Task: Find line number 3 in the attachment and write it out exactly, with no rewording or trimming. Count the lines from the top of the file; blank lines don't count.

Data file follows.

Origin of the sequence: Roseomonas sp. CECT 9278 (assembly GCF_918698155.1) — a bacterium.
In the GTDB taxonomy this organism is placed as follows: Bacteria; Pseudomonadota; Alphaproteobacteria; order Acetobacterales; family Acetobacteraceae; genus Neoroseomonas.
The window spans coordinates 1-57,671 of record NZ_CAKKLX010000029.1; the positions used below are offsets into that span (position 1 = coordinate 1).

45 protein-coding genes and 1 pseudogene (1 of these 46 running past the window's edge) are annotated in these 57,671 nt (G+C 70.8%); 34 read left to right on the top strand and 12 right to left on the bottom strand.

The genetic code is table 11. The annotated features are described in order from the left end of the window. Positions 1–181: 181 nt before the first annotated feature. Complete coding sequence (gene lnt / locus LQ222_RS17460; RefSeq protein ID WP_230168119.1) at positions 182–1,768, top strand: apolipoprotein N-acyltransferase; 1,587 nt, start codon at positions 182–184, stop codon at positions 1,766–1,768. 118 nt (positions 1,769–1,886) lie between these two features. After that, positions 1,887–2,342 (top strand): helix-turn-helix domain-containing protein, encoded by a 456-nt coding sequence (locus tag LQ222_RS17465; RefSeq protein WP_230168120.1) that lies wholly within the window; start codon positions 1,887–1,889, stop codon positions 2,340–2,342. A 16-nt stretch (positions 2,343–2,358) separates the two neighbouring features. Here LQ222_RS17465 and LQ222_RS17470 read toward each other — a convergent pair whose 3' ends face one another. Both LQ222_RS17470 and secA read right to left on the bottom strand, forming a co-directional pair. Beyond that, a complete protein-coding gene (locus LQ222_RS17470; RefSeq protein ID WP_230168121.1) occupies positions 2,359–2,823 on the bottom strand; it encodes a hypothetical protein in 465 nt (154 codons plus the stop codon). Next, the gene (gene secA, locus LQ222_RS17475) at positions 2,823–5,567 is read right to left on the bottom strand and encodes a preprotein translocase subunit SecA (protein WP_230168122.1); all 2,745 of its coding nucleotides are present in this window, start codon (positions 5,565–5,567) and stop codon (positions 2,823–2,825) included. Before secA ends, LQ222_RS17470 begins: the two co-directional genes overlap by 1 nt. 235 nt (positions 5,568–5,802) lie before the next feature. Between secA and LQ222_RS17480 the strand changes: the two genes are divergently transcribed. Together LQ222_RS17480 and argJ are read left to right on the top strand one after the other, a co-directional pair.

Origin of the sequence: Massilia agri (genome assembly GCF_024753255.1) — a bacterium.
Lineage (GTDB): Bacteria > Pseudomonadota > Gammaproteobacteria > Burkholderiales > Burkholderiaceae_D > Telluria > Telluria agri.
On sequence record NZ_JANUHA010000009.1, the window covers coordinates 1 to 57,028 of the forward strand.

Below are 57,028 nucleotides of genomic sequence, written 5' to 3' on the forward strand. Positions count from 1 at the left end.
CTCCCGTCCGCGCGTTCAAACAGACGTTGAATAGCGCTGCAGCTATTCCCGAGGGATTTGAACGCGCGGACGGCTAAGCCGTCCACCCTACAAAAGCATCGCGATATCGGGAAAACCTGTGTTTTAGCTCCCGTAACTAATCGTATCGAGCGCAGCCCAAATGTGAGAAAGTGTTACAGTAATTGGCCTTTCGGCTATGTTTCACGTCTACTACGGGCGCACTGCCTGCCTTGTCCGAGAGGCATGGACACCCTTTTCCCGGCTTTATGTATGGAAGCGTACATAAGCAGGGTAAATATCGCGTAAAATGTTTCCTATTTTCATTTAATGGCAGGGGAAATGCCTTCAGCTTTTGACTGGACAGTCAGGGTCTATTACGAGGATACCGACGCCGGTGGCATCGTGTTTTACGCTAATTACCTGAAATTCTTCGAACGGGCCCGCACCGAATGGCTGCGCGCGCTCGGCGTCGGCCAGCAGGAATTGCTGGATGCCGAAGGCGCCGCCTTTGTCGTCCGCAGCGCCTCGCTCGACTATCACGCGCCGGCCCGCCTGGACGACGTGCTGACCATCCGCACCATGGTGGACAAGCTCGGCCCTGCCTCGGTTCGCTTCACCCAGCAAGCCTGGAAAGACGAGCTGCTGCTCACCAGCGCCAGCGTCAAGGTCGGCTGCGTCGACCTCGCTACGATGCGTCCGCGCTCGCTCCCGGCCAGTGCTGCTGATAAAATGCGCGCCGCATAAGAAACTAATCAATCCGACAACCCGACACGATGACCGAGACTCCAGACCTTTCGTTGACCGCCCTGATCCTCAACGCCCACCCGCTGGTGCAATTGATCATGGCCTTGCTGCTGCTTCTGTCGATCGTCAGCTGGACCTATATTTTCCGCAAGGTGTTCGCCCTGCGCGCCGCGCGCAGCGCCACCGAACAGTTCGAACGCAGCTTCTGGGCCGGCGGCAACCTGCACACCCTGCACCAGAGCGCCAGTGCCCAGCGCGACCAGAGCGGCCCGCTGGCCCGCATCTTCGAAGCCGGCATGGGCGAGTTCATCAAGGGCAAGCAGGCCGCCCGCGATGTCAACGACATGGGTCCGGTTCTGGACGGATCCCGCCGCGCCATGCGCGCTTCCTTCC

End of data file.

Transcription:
The window spans coordinates 1-57,671 of record NZ_CAKKLX010000029.1; the positions used below are offsets into that span (position 1 = coordinate 1).